MANCHESTER — The long-running debate on whether the town should regionalize its dispatch services will continue when selectmen meet this Thursday.
A virtual public forum on the topic is scheduled for 7:30 p.m. — the meeting itself begins at 6:30 p.m. Information on how to join the meeting online or by phone is available at www.manchester.ma.us.
The town is considering two options.
"These deficiencies (with the current system) can be corrected either by bolstering our in-house operations or by joining the regional dispatch center that the state now operates in Middleton next to the county jail complex," according to a summary of the problem and options published last week on the town website, manchester.ma.us.
Manchester's current joint police and fire dispatch system is struggling to find necessary staffing, the summary states. The town also would like to see its existing staff train more, particularly regarding fire incidents.
"Weekend coverage often a struggle using reserves, part-time dispatchers or patrolman on (overtime)," it states. "We lack a second dedicated dispatcher for larger incident management."
On top of that, dispatchers are working with antiquated software. The town spends $335,722 per year on its dispatchers. If the town decides not to go regional, it will need to pay for a new dispatch console, estimated to cost $190,000 by the town. New software and hardware is also required in five years time, the town states, which requires another $200,000 investment.
"The state says they don't plan on charging ever, but they've guaranteed that it wont charge it for the first 10 years," said Town Administrator Greg Federspiel. "(North Shore Regional 911 Center) is funded through the state 911 program."
With no dispatchers at the stations, the town will need to pay for front-desk staff during open hours. The town's written statement estimates this would cost between $46,000 to $250,000 per year.
In addition, the town will need to find ways to serve residents when no dispatch staff are available during off-hours.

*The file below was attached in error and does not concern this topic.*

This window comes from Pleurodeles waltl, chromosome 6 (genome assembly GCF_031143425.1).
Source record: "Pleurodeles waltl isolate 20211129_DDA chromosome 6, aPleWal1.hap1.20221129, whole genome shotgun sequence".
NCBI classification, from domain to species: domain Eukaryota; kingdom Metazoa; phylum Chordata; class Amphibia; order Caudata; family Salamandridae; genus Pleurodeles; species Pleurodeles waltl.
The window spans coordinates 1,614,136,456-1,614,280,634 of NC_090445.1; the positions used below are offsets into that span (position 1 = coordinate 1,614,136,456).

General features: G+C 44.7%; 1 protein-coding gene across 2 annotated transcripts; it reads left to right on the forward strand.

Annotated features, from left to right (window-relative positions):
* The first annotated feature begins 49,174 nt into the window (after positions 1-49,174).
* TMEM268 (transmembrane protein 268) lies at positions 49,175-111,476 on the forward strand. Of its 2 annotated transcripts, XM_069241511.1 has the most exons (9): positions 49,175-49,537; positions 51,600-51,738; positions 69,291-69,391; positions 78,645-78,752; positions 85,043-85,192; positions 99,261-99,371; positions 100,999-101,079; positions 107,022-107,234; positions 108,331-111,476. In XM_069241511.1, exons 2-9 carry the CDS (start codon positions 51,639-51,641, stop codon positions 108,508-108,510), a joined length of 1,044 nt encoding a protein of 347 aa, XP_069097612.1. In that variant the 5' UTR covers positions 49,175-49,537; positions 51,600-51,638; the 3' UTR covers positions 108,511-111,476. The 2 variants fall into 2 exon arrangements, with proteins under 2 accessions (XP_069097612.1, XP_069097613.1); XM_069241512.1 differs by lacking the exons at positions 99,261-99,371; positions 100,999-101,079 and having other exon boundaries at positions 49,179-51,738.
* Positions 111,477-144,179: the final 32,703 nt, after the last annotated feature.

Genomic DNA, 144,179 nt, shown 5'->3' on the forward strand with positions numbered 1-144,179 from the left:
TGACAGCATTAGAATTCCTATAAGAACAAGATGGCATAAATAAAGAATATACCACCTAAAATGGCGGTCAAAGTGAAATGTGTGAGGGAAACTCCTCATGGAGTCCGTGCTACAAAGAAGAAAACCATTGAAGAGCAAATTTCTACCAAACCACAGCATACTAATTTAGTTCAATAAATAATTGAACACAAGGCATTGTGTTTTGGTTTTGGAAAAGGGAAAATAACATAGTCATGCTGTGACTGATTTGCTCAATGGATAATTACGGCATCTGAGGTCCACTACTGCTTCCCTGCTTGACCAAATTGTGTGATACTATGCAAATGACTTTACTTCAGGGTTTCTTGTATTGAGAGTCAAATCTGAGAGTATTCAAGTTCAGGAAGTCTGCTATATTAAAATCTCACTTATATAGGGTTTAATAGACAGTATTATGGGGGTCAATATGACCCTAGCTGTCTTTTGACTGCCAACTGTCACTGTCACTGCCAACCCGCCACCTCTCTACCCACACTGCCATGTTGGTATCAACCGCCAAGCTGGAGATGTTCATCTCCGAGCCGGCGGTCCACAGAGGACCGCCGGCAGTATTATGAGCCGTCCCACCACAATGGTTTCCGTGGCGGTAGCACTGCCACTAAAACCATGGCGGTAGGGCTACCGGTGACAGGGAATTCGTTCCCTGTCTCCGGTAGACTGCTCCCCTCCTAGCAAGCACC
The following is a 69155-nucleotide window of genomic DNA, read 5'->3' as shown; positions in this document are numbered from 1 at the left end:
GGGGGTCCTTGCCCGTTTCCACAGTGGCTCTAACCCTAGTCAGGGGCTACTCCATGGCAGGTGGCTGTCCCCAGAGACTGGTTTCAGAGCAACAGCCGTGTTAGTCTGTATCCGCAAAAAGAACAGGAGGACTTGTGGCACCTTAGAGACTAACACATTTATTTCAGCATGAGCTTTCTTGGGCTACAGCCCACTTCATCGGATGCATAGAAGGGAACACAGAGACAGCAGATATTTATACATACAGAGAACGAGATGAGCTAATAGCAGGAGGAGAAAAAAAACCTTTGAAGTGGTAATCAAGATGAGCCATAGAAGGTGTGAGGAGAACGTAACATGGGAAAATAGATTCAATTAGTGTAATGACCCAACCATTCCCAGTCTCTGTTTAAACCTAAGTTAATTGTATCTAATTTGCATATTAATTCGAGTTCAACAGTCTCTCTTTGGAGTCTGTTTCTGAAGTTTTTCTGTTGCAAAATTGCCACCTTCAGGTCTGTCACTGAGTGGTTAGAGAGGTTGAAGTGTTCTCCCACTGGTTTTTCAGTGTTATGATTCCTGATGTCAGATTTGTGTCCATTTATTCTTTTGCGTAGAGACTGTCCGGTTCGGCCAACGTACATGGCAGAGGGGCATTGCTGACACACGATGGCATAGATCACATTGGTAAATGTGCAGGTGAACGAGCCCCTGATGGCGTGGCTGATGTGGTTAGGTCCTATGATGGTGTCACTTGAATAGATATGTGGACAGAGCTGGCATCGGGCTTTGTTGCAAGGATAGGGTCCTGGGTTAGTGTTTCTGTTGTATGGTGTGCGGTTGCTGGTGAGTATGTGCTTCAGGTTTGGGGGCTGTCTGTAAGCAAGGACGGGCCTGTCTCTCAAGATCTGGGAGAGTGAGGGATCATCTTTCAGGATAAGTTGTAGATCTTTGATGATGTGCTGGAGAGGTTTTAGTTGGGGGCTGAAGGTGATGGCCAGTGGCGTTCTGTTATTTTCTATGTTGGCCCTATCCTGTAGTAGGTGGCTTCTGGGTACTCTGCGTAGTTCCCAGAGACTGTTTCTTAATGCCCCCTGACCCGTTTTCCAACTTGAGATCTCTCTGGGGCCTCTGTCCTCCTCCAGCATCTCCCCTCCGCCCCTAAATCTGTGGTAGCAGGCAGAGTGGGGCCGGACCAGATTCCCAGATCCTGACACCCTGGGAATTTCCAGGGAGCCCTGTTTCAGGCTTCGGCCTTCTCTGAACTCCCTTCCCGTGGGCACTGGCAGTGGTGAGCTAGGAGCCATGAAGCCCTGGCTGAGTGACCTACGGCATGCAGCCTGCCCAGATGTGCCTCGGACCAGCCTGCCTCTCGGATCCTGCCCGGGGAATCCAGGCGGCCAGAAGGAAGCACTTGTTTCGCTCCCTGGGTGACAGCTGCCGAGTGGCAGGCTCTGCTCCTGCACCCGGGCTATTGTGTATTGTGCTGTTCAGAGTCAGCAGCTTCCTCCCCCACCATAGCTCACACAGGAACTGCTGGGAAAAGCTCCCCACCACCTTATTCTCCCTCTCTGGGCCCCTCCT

"Some communities, like Essex, rely on a 'safe lobby' set up where audio and video communications are available from the police station lobby directly to the (Middleton) dispatch center," the town's statement reads. "Like Essex, our patrol officers are only minutes away from getting back to the station if needed. A lobby visitor can lock themselves in the lobby for safety. Other communities provide lobby coverage either through dedicated staff or by adding this duty to existing staff."
A "safe lobby" setup at Manchester Police Department is estimated to cost $18,000, according to the town.
The Manchester Police and Fire departments are split on the issue, although both agree something needs to be done to bolster their dispatch services.
"I would like to keep it here," said police Chief Todd Fitzgerald. "Most police departments around here who have not opted in a regional services have invested back into their local dispatches. We don't want to loose the personal touch of someone here in the lobby. It's always good to know that someone's in the building and able to respond. Two of the three dispatchers are reserve police officers, so they're prepared to help."
The Manchester Fire Department, on the other hand, favors switching over to the regional model.
"In part this is driven by the Fire Department’s concern for having a second dedicated dispatcher for large fires or other emergency incidents," reads the town's statement.
Fire Chief Jason Cleary declined to comment on this story.
"Both departments want the best for town, and both have different perspectives due to their different operations," Federspiel said. "For fire emergency and medical services, the gold standard is that the dispatcher will stay on the line with you until first responders arrive on scene. With only one dispatcher on, we can't guarantee that that will happen. The dispatchers have done their best to avoid that situation, but there have a couple times over the years."
Over the past six years, the town has considered joining the Sheriff Department's regional dispatch, operated out of the Regional Emergency Communications Center in Middleton; and dispatch centers in Hamilton and Danvers.
"At the conclusion of each study, the selectmen decided to stay with our in-house dispatch operations because the service was either ... not operating satisfactory ... or... cost savings were not sufficient to justify the switch," the town's summary notes.
Michael Cronin may be contacted at 978-675-2708, or email@example.com.